Discussion Up    Down

Dysphagia is common in patients with neurological disorders. In this case, the dysphagia seems to be caused by lesions in the central or peripheral nervous system or disorders of muscle or the neuromuscular junction [1]. A careful medical history and physical examination are necessary to establish the cause of the swallowing difficulty and exclude coincidental dysphagia due to organic causes [2]. Retropharyngeal lipoma is one of the exceptional organic etiologies of dysphagia. Lipomas are the most common mature adipocyte soft tissue tumors [3]. They usually occur as subcutaneous lesions with a distribution of 13% in the head and neck region. Retropharyngeal lipomas are rare tumors, with less than 50 cases reported in the literature. They may grow to considerable sizes before becoming symptomatic. They can extend from the base of the skull to the superior mediastinum [3-5]. The symptoms are predominantly depending on the affected aero-digestive tract. They include neck mass, dyspnea, snoring and sleep apnea [3-6]. The CT and Magnetic resonance (MR) imaging are helpful in the preoperative assessment of the patient [7, 8]. On CT, lipomas appear as homogeneous hypo attenuated masses. They have a CT number ranging from -50 to -150 Hounsfield values. Typically, they don't show contrast enhancement and may contain thin septae. The CT cannot definitively distinguish a lipoma from a liposarcoma. Although the incidence of malignant transformation is low, rapid changes in symptomatology or radiological findings should be alarming [7]. The MR imaging provides better tumor delineation because it has superior soft-tissue contrast resolution. On MR images, fat has typical signal intensity. On T1-weighted images, they tend to have high signal intensity that decreases with progressive T2 weighting. Fat is also suppressed with the use of fat-suppression pulses [8]. Complete surgical removal is the preferable treatment. The surgical approach changes depending on the location of lipoma [3, 4, 9]. Retropharyngeal lipoma can be managed through transoral or external approach. Transoral robotic surgery has recently been used for the excision in some cases of retropharyngeal lipoma [10]. Transoral excision is the most preferred way for surgery because of the lower postoperative morbidity, the shorter hospitalization time and the absence of scar tissue [4-11]. On the other hand, transcervical approach is an option for large lipomas because it gives an easier access to the mass, nevertheless post-surgery morbidity is greater than transoral approach and there can be a risk of damaging cranial nerves and carotid artery [3, 11, 12]. After surgical excision, histopathological confirmation is essential to distinguish between lipoma and liposarcoma. Lipomas are composed of lobulated, slow-growing, mature adipose tissue, having a minimal connective tissue stroma. They are commonly enclosed in a thin, fibrous capsule.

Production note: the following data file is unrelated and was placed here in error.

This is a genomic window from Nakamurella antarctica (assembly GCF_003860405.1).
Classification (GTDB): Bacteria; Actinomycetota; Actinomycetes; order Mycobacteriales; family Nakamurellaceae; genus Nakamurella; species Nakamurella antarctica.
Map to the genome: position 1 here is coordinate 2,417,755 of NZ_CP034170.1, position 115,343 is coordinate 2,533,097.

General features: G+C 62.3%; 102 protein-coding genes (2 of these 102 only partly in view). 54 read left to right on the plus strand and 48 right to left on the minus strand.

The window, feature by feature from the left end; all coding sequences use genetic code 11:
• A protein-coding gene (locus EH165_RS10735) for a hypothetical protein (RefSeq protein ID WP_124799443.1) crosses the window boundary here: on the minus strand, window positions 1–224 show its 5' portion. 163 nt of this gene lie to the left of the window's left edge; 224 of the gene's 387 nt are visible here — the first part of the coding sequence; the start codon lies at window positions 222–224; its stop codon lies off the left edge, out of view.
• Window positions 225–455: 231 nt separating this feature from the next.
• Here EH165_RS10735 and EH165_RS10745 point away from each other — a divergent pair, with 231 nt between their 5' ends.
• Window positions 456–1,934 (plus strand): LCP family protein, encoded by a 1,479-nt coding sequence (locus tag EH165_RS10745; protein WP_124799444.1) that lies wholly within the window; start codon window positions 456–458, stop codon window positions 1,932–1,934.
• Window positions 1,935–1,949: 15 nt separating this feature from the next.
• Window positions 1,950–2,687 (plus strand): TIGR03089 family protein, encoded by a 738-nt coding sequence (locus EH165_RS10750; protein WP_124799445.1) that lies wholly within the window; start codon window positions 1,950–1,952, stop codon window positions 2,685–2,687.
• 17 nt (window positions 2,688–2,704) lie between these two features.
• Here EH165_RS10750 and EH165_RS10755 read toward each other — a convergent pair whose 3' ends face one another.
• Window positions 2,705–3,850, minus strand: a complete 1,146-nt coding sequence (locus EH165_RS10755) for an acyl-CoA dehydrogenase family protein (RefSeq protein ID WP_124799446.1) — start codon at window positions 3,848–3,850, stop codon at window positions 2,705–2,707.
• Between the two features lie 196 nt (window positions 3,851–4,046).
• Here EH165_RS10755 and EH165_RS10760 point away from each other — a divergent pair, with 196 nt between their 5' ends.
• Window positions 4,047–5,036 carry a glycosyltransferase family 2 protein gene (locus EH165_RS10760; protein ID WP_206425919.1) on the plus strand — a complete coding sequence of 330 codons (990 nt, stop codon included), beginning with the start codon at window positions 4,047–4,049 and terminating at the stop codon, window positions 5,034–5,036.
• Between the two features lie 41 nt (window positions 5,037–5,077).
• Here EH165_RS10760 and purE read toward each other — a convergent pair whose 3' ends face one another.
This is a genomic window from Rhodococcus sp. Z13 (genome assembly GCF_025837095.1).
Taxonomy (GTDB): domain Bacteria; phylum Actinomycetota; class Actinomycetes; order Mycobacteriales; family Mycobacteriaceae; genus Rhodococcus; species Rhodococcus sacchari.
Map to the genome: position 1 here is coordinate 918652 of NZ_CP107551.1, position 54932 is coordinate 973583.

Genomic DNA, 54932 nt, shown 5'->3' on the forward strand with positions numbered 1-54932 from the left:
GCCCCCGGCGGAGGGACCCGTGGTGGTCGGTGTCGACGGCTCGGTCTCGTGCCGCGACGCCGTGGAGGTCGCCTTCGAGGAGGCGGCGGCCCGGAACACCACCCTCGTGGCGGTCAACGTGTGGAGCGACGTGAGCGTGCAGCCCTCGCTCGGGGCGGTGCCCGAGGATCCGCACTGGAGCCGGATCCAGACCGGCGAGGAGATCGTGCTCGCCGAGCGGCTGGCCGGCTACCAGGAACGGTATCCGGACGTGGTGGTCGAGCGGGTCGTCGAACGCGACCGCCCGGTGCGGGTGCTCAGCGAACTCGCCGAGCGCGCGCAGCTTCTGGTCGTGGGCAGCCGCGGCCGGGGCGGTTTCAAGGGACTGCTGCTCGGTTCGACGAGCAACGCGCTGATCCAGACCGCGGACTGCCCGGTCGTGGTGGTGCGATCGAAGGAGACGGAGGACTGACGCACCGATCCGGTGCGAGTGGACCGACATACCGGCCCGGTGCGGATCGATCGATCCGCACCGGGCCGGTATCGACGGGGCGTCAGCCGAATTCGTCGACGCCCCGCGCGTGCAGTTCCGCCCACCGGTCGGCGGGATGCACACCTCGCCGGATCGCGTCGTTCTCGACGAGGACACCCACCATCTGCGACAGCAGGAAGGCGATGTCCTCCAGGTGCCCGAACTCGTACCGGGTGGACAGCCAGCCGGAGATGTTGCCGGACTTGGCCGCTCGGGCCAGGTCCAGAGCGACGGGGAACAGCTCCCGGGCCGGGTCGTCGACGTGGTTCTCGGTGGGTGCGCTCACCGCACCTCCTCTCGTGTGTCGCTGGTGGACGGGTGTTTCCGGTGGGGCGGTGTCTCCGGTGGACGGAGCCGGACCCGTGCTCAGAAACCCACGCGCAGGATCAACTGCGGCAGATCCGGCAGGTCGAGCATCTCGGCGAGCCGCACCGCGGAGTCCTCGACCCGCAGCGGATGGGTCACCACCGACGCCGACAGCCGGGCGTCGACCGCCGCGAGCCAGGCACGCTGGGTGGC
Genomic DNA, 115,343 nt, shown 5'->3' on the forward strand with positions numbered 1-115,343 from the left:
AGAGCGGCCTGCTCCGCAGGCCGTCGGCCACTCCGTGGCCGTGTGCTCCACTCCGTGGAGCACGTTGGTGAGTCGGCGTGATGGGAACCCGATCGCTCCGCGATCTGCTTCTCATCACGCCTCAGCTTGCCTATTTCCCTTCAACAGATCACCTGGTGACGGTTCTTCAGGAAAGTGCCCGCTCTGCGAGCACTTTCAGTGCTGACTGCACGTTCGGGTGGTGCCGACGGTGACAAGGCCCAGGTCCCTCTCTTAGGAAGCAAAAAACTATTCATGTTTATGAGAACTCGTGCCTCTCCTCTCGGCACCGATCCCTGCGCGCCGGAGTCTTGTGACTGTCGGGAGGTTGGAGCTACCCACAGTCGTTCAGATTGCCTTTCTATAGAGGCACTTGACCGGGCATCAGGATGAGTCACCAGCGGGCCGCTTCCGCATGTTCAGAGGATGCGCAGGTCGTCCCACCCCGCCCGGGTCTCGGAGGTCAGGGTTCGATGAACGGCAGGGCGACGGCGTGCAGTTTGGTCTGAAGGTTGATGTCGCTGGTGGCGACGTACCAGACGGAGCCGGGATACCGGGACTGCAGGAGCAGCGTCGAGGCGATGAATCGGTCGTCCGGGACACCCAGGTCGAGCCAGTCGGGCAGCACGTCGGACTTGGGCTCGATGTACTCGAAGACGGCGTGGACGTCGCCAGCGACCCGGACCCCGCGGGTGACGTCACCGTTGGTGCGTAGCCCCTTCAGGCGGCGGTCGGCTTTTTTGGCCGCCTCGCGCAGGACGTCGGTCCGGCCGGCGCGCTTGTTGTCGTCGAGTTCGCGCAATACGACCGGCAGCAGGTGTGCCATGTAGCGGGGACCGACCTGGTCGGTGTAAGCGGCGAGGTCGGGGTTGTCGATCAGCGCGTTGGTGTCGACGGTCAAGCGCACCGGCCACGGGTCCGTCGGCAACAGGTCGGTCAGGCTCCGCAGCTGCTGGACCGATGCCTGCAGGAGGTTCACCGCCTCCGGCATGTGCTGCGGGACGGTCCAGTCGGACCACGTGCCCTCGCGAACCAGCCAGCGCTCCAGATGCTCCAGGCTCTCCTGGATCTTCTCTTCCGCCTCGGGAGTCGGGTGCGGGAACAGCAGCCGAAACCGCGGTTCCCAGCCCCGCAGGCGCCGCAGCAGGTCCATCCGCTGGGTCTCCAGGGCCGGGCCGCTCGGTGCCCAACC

Conclusion Up    Down

Dysphagia seems to be a common complaint after stroke. The challenge is to distinguish between a mild post stroke dysphagia and other organic causes of dysphagia. Retropharyngeal lipomas are rarely reported as an etiology. They are usually asymptomatic. The main symptoms are dysphagia and dyspnea. The radiological features of a lipoma can be ascertained using either CT or MR imaging. The definitive treatment is surgical excision by transoral or external approach.



Competing interests Up    Down

The authors declare no competing interests.



Authors’ contributions Up    Down

Monia Ghammam: conception of the work, data collection analysis and interpretation, drafting the article and final approval of the version to be published; Jihene Houas: data collection, drafting the article; Mouna Bellakhdher: critical revision of the article; Mohamed Abdelkefi: critical revision of the article. All the authors have read and agreed to the final manuscript.



Acknowledgements Up    Down

I would like to express my deep gratitude to the co-authors and the reviewers for their guidance, encouragement and useful critiques of this research work.



Figures Up    Down

Figure 1: CT (computed tomography) image of the head and neck shows a homogeneous, low density mass measuring 110 cm × 73 cm × 26 cm in the posterior pharyngeal wall, extending from C2 to C7

Figure 2: intraoperative photo shows the dissection of the mass of the retropharyngeal space

Figure 3: gross specimen



References Up    Down